Berkshire Hathaway Inc. said the government inquiries into accounting at its insurance units are part of an investigation that began in January, and not a new probe.
The company officially disclosed inquiries from the Securities and Exchange Commission and New York Attorney General Eliot Spitzer's office in a regulatory filing last week. Berkshire, run by billionaire Warren Buffett, is a holding company for a variety of businesses, including property and casualty insurance lines. In January, the SEC and Spitzer subpoenaed Berkshire's General Re and National Indemnity Co. units as part of an industry-wide investigation of reinsurance products.
Federal investigators have said that certain reinsurance products, which are purchased by primary insurance companies to protect themselves against the risk of future liabilities, could have helped insurers boost their financials.
Investigators have been examining General Re's role in a 2000 contract that helped insurer American International Group Inc. improperly increase reserves by $500 million and in June, two former General Re executives pleaded guilty to conspiracy charges.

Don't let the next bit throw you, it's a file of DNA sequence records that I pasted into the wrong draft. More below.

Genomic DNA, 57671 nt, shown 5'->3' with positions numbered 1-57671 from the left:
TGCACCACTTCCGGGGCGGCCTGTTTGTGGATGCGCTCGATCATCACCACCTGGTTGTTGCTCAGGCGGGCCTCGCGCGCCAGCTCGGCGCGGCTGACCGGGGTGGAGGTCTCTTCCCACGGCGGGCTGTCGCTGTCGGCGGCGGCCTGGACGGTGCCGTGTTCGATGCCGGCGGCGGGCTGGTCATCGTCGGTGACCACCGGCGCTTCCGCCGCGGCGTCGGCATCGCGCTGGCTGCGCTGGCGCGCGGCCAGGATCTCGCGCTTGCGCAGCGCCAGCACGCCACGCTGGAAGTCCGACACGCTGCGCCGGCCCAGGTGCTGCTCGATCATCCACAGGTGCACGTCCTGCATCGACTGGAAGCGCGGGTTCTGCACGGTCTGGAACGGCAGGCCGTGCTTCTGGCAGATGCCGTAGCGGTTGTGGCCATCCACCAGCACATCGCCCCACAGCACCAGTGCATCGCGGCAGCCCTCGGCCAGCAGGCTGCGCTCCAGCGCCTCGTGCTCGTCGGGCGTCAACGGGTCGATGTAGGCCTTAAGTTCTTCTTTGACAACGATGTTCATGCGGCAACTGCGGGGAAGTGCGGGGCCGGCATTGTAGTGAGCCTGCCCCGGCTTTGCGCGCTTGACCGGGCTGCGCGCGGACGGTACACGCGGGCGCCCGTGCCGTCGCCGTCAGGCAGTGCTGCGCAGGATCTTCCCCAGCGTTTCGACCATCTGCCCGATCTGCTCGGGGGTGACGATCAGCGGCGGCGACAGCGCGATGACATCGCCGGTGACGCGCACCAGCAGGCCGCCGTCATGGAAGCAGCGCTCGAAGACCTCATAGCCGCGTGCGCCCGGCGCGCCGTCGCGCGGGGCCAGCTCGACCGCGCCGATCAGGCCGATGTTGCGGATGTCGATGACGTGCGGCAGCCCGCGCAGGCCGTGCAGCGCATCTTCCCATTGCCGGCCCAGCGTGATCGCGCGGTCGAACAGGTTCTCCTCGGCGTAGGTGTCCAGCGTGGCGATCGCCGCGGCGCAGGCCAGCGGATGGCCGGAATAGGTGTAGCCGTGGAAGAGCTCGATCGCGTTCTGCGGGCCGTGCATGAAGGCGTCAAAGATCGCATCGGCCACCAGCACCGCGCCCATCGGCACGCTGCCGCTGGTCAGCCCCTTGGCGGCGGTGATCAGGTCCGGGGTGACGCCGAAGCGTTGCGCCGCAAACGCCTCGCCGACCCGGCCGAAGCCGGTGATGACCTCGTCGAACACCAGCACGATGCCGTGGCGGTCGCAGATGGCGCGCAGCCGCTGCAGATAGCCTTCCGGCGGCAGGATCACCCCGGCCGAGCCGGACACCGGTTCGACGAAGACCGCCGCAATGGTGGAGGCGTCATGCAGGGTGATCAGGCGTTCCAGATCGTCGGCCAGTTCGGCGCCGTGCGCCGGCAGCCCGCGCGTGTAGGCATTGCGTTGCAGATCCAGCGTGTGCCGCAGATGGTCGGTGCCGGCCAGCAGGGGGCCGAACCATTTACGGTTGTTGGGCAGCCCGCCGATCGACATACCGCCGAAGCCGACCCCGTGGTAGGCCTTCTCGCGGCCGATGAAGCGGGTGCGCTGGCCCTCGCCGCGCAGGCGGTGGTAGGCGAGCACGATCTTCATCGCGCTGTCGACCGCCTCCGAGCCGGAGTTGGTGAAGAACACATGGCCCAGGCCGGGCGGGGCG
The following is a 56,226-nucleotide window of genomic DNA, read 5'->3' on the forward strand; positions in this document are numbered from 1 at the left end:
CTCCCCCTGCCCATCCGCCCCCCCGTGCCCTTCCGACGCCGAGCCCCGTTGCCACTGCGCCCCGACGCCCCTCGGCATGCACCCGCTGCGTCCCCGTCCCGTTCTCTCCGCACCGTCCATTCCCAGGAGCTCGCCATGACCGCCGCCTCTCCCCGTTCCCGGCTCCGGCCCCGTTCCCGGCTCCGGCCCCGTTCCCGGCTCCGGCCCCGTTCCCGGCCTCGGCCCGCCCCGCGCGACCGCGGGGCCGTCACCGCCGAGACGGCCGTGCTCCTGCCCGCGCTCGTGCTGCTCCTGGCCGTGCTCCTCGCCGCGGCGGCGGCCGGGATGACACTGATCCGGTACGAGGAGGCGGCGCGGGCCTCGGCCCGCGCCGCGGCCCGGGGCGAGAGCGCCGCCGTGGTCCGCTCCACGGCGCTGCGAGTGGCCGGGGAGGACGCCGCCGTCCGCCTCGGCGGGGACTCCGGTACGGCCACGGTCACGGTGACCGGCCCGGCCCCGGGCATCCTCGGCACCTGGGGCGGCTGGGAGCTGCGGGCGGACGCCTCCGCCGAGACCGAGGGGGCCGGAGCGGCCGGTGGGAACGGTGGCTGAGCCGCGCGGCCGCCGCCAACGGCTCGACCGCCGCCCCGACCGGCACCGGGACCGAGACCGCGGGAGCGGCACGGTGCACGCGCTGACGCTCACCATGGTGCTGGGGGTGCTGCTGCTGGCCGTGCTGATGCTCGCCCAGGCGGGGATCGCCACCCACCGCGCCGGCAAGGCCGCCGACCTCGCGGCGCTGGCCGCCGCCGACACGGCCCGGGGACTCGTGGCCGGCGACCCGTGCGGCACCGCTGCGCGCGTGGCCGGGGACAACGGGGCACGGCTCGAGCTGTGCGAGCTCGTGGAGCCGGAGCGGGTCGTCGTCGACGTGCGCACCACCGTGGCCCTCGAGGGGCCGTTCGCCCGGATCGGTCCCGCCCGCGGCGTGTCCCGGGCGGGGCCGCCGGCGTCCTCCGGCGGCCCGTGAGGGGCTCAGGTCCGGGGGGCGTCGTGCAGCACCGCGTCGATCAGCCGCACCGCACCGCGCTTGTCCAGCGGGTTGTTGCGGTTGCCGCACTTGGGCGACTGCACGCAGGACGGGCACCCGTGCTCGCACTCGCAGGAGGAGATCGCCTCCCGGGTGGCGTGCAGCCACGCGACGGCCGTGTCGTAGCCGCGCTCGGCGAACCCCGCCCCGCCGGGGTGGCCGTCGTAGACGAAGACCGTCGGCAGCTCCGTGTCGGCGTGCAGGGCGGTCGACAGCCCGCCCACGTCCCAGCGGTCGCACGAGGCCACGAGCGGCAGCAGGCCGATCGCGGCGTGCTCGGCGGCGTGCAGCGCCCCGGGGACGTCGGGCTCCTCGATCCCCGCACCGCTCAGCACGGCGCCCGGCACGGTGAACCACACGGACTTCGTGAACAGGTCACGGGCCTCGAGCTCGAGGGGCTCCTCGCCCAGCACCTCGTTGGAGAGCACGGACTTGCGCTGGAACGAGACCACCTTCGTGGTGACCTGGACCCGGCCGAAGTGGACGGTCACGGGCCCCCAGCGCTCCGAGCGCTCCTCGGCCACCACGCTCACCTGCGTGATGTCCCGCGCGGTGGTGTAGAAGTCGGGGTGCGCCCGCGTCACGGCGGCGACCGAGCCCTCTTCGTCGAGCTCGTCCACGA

Berkshire also said that the authorities were questioning whether General Re, or its subsidiaries, conspired with others to misstate financial statements. According to the company, all of its affiliated insurance units were included in the original SEC subpoena. Others examining activities involving Berkshire units include regulators in Australia, Britain, Canada, Germany and Ireland.
Register or login for access to this item and much more
All Accounting Today content is archived after seven days.
Community members receive:
- All recent and archived articles
- Conference offers and updates
- A full menu of enewsletter options
- Web seminars, white papers, ebooks
Already have an account? Log In
Don't have an account? Register for Free Unlimited Access